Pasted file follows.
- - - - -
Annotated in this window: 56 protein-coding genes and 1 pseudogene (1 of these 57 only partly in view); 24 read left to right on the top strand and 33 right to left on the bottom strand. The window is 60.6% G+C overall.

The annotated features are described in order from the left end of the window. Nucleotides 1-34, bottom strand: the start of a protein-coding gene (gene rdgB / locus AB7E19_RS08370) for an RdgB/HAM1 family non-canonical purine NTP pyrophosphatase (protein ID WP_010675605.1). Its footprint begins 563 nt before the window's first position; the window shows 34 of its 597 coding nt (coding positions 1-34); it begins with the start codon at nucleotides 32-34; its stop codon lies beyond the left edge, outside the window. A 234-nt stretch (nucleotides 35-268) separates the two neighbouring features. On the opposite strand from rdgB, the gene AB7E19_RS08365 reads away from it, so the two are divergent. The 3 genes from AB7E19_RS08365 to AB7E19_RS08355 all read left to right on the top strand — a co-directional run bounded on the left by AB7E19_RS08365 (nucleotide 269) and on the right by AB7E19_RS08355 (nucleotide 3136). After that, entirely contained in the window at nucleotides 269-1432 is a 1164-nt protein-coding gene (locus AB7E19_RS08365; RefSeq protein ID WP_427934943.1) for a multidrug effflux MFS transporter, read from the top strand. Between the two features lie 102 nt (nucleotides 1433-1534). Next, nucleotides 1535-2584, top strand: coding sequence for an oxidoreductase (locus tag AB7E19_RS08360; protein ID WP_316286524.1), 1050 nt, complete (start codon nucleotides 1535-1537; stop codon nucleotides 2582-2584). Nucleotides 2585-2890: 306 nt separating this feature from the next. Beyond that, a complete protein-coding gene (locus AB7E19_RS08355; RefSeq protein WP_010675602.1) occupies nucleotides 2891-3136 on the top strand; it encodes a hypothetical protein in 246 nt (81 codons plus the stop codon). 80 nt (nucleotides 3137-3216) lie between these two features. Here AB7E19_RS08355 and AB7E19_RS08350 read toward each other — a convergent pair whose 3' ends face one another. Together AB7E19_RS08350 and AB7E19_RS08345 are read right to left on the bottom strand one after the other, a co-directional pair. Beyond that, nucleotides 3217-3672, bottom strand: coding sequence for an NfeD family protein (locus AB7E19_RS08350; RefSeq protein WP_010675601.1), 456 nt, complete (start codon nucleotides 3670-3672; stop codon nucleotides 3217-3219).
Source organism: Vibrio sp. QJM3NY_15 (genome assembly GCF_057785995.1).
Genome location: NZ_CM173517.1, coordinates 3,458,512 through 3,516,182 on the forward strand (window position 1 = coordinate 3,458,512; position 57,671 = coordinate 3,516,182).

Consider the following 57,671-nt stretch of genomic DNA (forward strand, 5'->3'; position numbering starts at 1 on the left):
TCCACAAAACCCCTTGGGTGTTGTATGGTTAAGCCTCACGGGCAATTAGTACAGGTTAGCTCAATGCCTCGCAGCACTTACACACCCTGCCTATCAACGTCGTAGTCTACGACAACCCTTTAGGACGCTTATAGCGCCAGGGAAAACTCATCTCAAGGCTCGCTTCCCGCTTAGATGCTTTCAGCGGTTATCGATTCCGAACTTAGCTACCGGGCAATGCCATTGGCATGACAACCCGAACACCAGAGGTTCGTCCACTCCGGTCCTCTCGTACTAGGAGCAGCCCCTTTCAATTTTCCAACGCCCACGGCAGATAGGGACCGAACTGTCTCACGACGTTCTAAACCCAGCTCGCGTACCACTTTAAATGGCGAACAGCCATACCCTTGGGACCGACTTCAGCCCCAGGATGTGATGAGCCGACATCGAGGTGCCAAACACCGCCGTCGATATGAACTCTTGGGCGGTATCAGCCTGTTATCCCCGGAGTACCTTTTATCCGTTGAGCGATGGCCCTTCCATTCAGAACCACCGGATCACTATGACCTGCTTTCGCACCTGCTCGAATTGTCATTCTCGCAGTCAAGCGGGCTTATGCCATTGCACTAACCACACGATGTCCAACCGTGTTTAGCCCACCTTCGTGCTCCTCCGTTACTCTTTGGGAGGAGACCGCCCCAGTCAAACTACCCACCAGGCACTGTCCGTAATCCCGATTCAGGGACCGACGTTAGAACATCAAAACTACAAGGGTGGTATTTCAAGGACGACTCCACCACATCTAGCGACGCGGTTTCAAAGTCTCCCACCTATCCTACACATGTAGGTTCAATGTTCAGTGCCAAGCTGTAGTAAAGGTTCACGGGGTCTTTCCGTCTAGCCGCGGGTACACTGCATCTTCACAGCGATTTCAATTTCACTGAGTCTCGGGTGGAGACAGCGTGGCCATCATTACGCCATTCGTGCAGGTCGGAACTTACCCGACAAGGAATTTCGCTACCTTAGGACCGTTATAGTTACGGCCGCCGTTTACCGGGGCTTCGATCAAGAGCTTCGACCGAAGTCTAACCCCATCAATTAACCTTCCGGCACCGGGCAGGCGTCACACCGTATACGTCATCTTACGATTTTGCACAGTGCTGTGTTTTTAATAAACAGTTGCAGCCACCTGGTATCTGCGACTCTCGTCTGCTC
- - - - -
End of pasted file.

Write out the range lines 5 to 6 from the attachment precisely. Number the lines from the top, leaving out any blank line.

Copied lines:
Consider the following 57,671-nt stretch of genomic DNA (forward strand, 5'->3'; position numbering starts at 1 on the left):
TCCACAAAACCCCTTGGGTGTTGTATGGTTAAGCCTCACGGGCAATTAGTACAGGTTAGCTCAATGCCTCGCAGCACTTACACACCCTGCCTATCAACGTCGTAGTCTACGACAACCCTTTAGGACGCTTATAGCGCCAGGGAAAACTCATCTCAAGGCTCGCTTCCCGCTTAGATGCTTTCAGCGGTTATCGATTCCGAACTTAGCTACCGGGCAATGCCATTGGCATGACAACCCGAACACCAGAGGTTCGTCCACTCCGGTCCTCTCGTACTAGGAGCAGCCCCTTTCAATTTTCCAACGCCCACGGCAGATAGGGACCGAACTGTCTCACGACGTTCTAAACCCAGCTCGCGTACCACTTTAAATGGCGAACAGCCATACCCTTGGGACCGACTTCAGCCCCAGGATGTGATGAGCCGACATCGAGGTGCCAAACACCGCCGTCGATATGAACTCTTGGGCGGTATCAGCCTGTTATCCCCGGAGTACCTTTTATCCGTTGAGCGATGGCCCTTCCATTCAGAACCACCGGATCACTATGACCTGCTTTCGCACCTGCTCGAATTGTCATTCTCGCAGTCAAGCGGGCTTATGCCATTGCACTAACCACACGATGTCCAACCGTGTTTAGCCCACCTTCGTGCTCCTCCGTTACTCTTTGGGAGGAGACCGCCCCAGTCAAACTACCCACCAGGCACTGTCCGTAATCCCGATTCAGGGACCGACGTTAGAACATCAAAACTACAAGGGTGGTATTTCAAGGACGACTCCACCACATCTAGCGACGCGGTTTCAAAGTCTCCCACCTATCCTACACATGTAGGTTCAATGTTCAGTGCCAAGCTGTAGTAAAGGTTCACGGGGTCTTTCCGTCTAGCCGCGGGTACACTGCATCTTCACAGCGATTTCAATTTCACTGAGTCTCGGGTGGAGACAGCGTGGCCATCATTACGCCATTCGTGCAGGTCGGAACTTACCCGACAAGGAATTTCGCTACCTTAGGACCGTTATAGTTACGGCCGCCGTTTACCGGGGCTTCGATCAAGAGCTTCGACCGAAGTCTAACCCCATCAATTAACCTTCCGGCACCGGGCAGGCGTCACACCGTATACGTCATCTTACGATTTTGCACAGTGCTGTGTTTTTAATAAACAGTTGCAGCCACCTGGTATCTGCGACTCTCGTCTGCTC